In our previous posts of Memory Grant Internals, we have learned all about the memory grant internals. We have learned from where do they come from and how SQL Server will manage the memory for the memory grants.
In this series, we will learn all about SQL Server 2019 Intelligent Query processing.
Intelligent query processing is a set of features which helps improve the performance of the queries with very less effort in implementation. Below flow chart shows all the features that were released in SQL Server 2017 and SQL Server 2019 related to Intelligent query processing. In this series of posts, lets learn about each Intelligent query processing feature released in SQL Server 2019.
In this part, let us focus on the Memory Grant Feedback feature released in SQL Server 2017 for Batch mode execution and in SQL Server 2019 for Row mode execution.
Memory Grants are used by the SQL Server for the Hashes and Sort operations. SQL Server optimizer uses the statistics information and allocate the memory needed by the query before the query executes. When the query is executed, SQL Server uses the allocated memory to process the query for the hashes and sorts. If this memory grant is not enough to process the query, data will use tempdb spilling to disk. When too much memory is allocated based up on the estimates, we can effect the concurrency as all other queries requires memory grants to process the queries as well. Bad estimates can effect the memory grants allocated to the queries. Too much or too little memory grants is bad.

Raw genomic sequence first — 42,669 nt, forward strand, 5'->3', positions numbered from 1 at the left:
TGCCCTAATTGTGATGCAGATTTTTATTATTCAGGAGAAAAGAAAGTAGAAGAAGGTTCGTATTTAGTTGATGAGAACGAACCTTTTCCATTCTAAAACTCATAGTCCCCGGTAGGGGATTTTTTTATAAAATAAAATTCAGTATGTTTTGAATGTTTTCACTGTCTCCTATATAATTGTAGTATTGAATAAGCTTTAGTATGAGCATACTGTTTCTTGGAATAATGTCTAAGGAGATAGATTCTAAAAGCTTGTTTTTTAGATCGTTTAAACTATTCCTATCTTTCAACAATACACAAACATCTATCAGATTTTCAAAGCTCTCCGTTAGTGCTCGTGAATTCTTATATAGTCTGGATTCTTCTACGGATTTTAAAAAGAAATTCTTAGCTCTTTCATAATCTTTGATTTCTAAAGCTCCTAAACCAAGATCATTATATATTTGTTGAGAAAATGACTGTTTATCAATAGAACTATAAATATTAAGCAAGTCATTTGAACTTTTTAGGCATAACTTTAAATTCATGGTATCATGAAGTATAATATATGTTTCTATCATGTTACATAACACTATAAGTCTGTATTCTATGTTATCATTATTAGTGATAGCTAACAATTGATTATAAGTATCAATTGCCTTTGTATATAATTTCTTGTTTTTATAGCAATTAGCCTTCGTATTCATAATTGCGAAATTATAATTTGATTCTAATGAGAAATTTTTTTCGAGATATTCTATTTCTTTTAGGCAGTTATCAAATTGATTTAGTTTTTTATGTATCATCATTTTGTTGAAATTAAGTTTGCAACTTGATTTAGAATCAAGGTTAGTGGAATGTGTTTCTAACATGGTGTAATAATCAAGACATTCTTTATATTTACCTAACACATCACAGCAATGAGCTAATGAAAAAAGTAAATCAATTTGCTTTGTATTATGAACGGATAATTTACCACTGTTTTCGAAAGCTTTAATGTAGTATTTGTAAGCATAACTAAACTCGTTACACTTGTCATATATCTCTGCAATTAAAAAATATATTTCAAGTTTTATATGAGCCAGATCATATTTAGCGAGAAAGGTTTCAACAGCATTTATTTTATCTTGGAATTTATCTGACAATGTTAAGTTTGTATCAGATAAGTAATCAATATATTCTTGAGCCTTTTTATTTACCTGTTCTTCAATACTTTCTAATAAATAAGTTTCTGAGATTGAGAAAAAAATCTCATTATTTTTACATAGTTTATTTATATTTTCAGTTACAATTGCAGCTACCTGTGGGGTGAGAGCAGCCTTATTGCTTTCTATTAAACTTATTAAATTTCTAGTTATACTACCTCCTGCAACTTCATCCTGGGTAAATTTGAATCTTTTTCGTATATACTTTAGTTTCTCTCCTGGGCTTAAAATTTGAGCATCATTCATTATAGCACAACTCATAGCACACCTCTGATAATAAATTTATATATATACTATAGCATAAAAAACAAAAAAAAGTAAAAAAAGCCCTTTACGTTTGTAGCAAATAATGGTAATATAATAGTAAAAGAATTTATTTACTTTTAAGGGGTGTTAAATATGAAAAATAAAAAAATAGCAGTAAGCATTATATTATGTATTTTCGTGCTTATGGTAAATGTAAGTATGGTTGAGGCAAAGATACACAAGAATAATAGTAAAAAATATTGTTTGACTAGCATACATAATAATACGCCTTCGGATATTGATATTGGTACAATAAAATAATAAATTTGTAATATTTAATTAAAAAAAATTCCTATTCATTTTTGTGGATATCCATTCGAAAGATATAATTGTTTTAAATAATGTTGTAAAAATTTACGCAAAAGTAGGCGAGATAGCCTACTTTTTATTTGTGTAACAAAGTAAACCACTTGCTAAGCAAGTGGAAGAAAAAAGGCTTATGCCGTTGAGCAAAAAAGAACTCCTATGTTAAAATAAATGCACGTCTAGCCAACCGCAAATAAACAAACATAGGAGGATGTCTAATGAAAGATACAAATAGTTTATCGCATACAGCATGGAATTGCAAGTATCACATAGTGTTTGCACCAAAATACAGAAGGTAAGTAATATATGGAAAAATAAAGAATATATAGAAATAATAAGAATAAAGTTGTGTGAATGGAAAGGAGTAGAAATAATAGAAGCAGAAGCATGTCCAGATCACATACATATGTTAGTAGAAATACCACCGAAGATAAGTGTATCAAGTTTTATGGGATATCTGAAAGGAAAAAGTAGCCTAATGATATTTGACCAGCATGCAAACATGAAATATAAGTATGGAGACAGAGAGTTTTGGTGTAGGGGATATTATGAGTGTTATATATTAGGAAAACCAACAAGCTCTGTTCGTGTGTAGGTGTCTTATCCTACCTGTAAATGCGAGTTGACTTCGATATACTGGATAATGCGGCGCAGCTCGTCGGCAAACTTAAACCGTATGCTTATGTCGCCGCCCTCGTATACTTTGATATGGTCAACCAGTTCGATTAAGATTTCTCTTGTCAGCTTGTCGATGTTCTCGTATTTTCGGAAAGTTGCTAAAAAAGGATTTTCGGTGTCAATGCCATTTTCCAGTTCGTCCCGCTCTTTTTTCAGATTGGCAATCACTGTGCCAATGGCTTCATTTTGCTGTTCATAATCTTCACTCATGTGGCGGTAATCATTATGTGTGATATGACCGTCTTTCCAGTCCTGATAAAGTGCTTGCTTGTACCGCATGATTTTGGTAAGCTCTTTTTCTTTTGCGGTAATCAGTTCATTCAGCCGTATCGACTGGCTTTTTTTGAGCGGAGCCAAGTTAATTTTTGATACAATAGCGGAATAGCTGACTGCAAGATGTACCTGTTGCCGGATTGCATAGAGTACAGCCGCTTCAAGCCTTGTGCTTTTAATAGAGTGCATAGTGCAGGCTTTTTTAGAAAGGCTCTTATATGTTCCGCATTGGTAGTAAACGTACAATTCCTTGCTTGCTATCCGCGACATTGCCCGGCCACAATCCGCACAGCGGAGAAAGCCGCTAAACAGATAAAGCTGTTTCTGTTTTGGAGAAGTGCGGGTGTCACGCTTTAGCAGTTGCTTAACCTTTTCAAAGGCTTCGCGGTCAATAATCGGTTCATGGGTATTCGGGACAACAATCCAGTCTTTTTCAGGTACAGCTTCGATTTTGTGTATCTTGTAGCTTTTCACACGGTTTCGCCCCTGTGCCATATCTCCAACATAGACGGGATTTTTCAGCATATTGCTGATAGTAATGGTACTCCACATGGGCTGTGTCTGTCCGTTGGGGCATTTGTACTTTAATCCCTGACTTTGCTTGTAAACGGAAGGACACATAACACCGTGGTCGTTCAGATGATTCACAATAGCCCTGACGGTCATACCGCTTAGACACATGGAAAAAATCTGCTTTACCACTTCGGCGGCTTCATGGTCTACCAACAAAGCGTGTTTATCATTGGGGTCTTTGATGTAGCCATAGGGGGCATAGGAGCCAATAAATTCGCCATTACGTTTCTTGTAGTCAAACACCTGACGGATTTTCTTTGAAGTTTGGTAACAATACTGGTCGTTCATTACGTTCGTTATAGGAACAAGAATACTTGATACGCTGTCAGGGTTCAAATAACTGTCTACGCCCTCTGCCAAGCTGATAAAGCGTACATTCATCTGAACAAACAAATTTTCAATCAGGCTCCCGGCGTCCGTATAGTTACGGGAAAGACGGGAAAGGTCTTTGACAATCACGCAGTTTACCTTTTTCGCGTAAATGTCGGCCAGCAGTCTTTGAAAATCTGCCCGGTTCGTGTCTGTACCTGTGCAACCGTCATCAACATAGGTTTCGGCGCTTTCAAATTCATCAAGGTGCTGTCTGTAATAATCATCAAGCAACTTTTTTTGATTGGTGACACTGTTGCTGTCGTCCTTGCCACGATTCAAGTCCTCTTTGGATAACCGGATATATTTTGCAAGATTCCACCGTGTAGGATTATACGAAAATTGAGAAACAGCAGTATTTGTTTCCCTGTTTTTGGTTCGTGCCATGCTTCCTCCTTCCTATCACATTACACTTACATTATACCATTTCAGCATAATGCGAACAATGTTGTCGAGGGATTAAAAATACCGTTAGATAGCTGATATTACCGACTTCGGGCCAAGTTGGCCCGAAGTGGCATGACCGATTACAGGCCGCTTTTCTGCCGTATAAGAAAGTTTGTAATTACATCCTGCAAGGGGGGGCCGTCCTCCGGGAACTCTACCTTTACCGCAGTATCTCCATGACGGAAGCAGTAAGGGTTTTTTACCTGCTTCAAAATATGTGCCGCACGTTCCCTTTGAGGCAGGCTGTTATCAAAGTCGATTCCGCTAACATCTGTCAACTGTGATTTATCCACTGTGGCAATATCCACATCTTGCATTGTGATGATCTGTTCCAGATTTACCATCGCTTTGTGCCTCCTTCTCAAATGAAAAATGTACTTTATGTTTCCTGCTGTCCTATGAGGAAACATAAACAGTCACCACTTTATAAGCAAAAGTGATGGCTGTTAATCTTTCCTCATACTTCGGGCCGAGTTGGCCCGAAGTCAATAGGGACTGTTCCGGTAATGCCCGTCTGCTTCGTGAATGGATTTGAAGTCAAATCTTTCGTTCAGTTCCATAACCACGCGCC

Now, how do we solve this issue?
By making sure we maintain the statistics up to date. Sometimes, we may see the queries spilling to disk due to low memory grant allocation than needed, in this case its really not possible to stop queries spilling to disk if we are in SQL Server 2016 or below versions. If you are on SQL Server 2019, Memory Grant Feedback is enabled on databases by default.
Memory Grant Feedback feature will collect the information of the memory that has actually spilled to disk and add that memory to the next executions of the query plus a possible buffer. In reverse if more memory grants are allocated to the queries than needed, Memory Grant Feedback feature will save the information in the query plan of how much memory has not being used and decrease that memory to the next executions plus a possible buffer. This feature adjust these grants as needed by the query.
Memory Grant Feedback is really helpful as this feature is especially to estimate the necessary amount of memory grants needed for the query to run without any performance degradation.